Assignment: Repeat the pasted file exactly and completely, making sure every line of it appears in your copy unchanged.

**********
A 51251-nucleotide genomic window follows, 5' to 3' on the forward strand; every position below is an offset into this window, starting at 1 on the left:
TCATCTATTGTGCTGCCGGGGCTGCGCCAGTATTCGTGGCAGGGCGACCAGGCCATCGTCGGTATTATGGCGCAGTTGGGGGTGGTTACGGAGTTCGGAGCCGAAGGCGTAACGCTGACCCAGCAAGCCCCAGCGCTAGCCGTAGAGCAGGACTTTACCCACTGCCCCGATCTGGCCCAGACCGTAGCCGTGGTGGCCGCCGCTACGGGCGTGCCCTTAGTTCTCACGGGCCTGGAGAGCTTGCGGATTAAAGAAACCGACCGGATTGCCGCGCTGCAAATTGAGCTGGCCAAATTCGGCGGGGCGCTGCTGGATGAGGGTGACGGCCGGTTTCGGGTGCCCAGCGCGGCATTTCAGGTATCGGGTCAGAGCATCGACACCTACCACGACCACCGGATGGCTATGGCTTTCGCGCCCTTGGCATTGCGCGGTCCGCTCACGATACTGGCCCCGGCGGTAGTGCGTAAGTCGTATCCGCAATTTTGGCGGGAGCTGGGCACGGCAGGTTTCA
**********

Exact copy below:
A 51251-nucleotide genomic window follows, 5' to 3' on the forward strand; every position below is an offset into this window, starting at 1 on the left:
TCATCTATTGTGCTGCCGGGGCTGCGCCAGTATTCGTGGCAGGGCGACCAGGCCATCGTCGGTATTATGGCGCAGTTGGGGGTGGTTACGGAGTTCGGAGCCGAAGGCGTAACGCTGACCCAGCAAGCCCCAGCGCTAGCCGTAGAGCAGGACTTTACCCACTGCCCCGATCTGGCCCAGACCGTAGCCGTGGTGGCCGCCGCTACGGGCGTGCCCTTAGTTCTCACGGGCCTGGAGAGCTTGCGGATTAAAGAAACCGACCGGATTGCCGCGCTGCAAATTGAGCTGGCCAAATTCGGCGGGGCGCTGCTGGATGAGGGTGACGGCCGGTTTCGGGTGCCCAGCGCGGCATTTCAGGTATCGGGTCAGAGCATCGACACCTACCACGACCACCGGATGGCTATGGCTTTCGCGCCCTTGGCATTGCGCGGTCCGCTCACGATACTGGCCCCGGCGGTAGTGCGTAAGTCGTATCCGCAATTTTGGCGGGAGCTGGGCACGGCAGGTTTCA